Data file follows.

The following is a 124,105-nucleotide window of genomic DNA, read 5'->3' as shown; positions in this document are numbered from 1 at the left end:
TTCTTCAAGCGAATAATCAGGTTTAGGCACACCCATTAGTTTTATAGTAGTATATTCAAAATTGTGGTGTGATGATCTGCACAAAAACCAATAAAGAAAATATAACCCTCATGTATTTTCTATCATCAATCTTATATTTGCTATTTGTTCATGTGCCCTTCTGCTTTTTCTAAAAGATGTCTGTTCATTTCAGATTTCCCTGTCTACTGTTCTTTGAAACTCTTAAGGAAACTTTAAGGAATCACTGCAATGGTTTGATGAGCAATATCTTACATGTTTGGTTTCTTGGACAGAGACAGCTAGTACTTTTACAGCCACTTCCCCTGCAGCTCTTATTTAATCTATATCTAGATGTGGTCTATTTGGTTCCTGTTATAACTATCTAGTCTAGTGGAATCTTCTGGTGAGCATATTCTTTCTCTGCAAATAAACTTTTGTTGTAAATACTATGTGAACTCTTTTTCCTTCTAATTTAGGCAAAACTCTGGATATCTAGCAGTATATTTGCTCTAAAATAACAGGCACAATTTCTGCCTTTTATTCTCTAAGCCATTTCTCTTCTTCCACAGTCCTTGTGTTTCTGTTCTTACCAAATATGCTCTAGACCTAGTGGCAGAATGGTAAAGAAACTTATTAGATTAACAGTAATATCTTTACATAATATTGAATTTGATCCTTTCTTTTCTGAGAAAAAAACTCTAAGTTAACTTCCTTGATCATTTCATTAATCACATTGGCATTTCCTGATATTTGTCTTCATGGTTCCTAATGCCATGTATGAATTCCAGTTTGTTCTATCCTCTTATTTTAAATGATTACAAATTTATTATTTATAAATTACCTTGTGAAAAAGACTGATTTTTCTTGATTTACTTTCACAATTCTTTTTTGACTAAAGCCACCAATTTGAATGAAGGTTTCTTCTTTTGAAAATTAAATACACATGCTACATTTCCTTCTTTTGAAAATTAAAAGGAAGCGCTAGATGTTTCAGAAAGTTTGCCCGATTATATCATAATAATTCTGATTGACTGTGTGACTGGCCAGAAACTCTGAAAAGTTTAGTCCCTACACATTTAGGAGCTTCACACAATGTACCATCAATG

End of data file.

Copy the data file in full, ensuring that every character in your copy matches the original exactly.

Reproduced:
The following is a 124,105-nucleotide window of genomic DNA, read 5'->3' as shown; positions in this document are numbered from 1 at the left end:
TTCTTCAAGCGAATAATCAGGTTTAGGCACACCCATTAGTTTTATAGTAGTATATTCAAAATTGTGGTGTGATGATCTGCACAAAAACCAATAAAGAAAATATAACCCTCATGTATTTTCTATCATCAATCTTATATTTGCTATTTGTTCATGTGCCCTTCTGCTTTTTCTAAAAGATGTCTGTTCATTTCAGATTTCCCTGTCTACTGTTCTTTGAAACTCTTAAGGAAACTTTAAGGAATCACTGCAATGGTTTGATGAGCAATATCTTACATGTTTGGTTTCTTGGACAGAGACAGCTAGTACTTTTACAGCCACTTCCCCTGCAGCTCTTATTTAATCTATATCTAGATGTGGTCTATTTGGTTCCTGTTATAACTATCTAGTCTAGTGGAATCTTCTGGTGAGCATATTCTTTCTCTGCAAATAAACTTTTGTTGTAAATACTATGTGAACTCTTTTTCCTTCTAATTTAGGCAAAACTCTGGATATCTAGCAGTATATTTGCTCTAAAATAACAGGCACAATTTCTGCCTTTTATTCTCTAAGCCATTTCTCTTCTTCCACAGTCCTTGTGTTTCTGTTCTTACCAAATATGCTCTAGACCTAGTGGCAGAATGGTAAAGAAACTTATTAGATTAACAGTAATATCTTTACATAATATTGAATTTGATCCTTTCTTTTCTGAGAAAAAAACTCTAAGTTAACTTCCTTGATCATTTCATTAATCACATTGGCATTTCCTGATATTTGTCTTCATGGTTCCTAATGCCATGTATGAATTCCAGTTTGTTCTATCCTCTTATTTTAAATGATTACAAATTTATTATTTATAAATTACCTTGTGAAAAAGACTGATTTTTCTTGATTTACTTTCACAATTCTTTTTTGACTAAAGCCACCAATTTGAATGAAGGTTTCTTCTTTTGAAAATTAAATACACATGCTACATTTCCTTCTTTTGAAAATTAAAAGGAAGCGCTAGATGTTTCAGAAAGTTTGCCCGATTATATCATAATAATTCTGATTGACTGTGTGACTGGCCAGAAACTCTGAAAAGTTTAGTCCCTACACATTTAGGAGCTTCACACAATGTACCATCAATG